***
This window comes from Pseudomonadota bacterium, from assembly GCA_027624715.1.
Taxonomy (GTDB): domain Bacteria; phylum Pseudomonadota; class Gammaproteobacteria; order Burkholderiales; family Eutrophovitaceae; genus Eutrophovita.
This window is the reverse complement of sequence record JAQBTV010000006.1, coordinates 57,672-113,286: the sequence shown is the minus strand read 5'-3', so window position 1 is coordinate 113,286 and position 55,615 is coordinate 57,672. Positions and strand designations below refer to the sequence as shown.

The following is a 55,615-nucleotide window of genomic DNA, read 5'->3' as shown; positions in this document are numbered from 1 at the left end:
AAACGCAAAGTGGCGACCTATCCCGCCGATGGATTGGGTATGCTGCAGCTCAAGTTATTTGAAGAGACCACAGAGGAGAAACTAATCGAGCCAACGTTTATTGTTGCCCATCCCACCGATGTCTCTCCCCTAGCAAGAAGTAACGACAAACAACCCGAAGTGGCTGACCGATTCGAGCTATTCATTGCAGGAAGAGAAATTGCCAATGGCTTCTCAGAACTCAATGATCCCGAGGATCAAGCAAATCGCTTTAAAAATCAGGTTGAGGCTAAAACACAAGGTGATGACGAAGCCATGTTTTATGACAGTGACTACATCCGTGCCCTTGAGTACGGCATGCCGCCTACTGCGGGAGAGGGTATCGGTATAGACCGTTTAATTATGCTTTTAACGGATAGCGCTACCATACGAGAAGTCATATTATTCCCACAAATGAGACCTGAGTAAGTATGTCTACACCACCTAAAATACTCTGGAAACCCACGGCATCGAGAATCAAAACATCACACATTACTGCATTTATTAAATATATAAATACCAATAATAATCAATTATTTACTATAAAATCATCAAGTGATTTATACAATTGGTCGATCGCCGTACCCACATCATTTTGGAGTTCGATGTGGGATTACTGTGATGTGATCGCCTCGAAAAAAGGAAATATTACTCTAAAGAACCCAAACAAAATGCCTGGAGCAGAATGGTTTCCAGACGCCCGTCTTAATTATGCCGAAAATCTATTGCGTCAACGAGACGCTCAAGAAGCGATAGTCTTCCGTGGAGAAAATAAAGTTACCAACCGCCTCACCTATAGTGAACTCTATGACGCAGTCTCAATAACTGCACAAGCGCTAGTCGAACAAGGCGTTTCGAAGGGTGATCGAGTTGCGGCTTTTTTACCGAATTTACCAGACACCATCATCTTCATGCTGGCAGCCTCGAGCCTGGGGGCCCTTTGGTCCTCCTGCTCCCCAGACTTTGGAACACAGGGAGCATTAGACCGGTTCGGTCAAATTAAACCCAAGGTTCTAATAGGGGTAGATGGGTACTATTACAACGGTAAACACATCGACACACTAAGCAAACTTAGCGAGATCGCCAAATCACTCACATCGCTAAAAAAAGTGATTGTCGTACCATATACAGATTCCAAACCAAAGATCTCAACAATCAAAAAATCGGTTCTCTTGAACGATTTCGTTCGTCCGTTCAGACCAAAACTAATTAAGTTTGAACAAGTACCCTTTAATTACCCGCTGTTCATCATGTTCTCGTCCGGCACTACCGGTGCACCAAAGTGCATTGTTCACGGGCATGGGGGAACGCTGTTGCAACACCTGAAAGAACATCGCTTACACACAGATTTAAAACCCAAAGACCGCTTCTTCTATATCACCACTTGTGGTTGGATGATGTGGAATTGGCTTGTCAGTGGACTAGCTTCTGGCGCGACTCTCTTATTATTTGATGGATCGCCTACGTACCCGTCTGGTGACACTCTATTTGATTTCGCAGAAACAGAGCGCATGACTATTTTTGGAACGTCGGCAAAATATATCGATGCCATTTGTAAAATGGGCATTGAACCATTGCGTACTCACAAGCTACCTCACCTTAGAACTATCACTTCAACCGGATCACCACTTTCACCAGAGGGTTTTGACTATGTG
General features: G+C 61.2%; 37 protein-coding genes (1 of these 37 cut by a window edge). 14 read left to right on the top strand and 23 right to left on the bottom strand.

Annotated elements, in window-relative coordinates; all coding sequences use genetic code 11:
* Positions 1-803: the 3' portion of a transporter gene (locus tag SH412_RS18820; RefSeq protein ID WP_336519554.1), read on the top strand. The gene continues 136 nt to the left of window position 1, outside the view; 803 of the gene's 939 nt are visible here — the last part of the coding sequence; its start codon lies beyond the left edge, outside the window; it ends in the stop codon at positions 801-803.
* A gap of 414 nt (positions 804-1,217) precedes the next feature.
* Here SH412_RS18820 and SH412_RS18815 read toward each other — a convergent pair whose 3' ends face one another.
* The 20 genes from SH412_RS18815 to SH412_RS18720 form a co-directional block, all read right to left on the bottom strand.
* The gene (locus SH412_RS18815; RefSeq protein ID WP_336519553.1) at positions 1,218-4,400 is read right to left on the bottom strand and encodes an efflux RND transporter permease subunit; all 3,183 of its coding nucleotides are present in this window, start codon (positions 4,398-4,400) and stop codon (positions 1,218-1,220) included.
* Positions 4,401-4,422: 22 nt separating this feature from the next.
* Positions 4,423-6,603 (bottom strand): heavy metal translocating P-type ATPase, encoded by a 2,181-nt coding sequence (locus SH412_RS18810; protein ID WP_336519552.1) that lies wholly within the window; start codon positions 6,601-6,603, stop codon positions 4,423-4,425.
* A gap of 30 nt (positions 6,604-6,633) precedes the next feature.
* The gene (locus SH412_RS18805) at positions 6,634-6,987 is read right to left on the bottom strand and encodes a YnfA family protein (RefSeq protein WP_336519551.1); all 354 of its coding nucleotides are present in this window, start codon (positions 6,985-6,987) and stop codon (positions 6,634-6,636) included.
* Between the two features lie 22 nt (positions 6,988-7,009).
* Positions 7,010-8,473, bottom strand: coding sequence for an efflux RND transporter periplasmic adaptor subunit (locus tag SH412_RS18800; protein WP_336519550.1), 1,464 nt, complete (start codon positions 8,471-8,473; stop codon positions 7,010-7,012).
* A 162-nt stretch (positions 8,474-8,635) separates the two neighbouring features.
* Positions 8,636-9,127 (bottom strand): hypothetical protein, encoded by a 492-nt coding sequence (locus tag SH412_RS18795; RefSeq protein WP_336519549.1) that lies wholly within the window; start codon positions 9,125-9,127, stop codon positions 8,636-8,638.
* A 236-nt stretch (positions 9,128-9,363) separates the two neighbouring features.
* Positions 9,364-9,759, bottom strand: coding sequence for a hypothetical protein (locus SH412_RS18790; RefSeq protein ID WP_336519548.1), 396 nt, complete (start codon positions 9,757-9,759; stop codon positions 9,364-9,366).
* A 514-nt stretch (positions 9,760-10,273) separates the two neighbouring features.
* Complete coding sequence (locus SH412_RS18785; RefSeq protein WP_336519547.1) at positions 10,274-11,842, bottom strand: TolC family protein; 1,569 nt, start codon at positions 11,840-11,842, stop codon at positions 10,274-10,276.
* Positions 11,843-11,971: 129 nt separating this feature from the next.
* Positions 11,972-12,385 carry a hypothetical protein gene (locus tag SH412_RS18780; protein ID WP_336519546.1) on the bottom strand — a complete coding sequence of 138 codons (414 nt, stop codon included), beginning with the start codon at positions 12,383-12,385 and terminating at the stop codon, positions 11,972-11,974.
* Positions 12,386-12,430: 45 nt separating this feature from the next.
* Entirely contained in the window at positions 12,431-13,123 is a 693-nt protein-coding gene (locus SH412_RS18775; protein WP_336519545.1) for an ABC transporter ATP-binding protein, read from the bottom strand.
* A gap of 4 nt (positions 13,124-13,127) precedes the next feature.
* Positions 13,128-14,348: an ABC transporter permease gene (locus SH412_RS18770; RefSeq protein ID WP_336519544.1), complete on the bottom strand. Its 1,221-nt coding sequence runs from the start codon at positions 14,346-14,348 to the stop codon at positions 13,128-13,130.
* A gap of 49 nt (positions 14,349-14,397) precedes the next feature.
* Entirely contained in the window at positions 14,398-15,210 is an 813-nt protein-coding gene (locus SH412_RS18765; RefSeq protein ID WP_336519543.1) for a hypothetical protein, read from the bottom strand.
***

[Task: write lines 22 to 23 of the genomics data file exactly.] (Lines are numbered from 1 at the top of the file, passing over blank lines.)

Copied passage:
* Positions 9,364-9,759, bottom strand: coding sequence for a hypothetical protein (locus SH412_RS18790; RefSeq protein ID WP_336519548.1), 396 nt, complete (start codon positions 9,757-9,759; stop codon positions 9,364-9,366).
* A 514-nt stretch (positions 9,760-10,273) separates the two neighbouring features.